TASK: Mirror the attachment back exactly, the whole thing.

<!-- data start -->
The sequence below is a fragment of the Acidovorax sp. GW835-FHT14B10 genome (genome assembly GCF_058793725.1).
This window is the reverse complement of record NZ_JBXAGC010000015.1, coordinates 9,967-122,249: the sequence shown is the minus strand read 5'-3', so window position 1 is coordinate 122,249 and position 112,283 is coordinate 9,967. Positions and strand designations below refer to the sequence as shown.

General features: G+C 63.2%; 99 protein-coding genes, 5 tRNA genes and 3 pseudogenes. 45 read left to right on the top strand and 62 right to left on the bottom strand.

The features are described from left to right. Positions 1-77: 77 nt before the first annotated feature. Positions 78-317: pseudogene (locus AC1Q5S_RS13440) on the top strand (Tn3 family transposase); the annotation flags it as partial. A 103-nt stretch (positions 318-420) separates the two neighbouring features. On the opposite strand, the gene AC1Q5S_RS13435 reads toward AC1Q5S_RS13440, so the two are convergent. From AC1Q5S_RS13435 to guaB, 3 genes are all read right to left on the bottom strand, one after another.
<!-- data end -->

The sequence below is a fragment of the Acidovorax sp. GW835-FHT14B10 genome (genome assembly GCF_058793725.1).
This window is the reverse complement of record NZ_JBXAGC010000015.1, coordinates 9,967-122,249: the sequence shown is the minus strand read 5'-3', so window position 1 is coordinate 122,249 and position 112,283 is coordinate 9,967. Positions and strand designations below refer to the sequence as shown.

General features: G+C 63.2%; 99 protein-coding genes, 5 tRNA genes and 3 pseudogenes. 45 read left to right on the top strand and 62 right to left on the bottom strand.

The features are described from left to right. Positions 1-77: 77 nt before the first annotated feature. Positions 78-317: pseudogene (locus AC1Q5S_RS13440) on the top strand (Tn3 family transposase); the annotation flags it as partial. A 103-nt stretch (positions 318-420) separates the two neighbouring features. On the opposite strand, the gene AC1Q5S_RS13435 reads toward AC1Q5S_RS13440, so the two are convergent. From AC1Q5S_RS13435 to guaB, 3 genes are all read right to left on the bottom strand, one after another.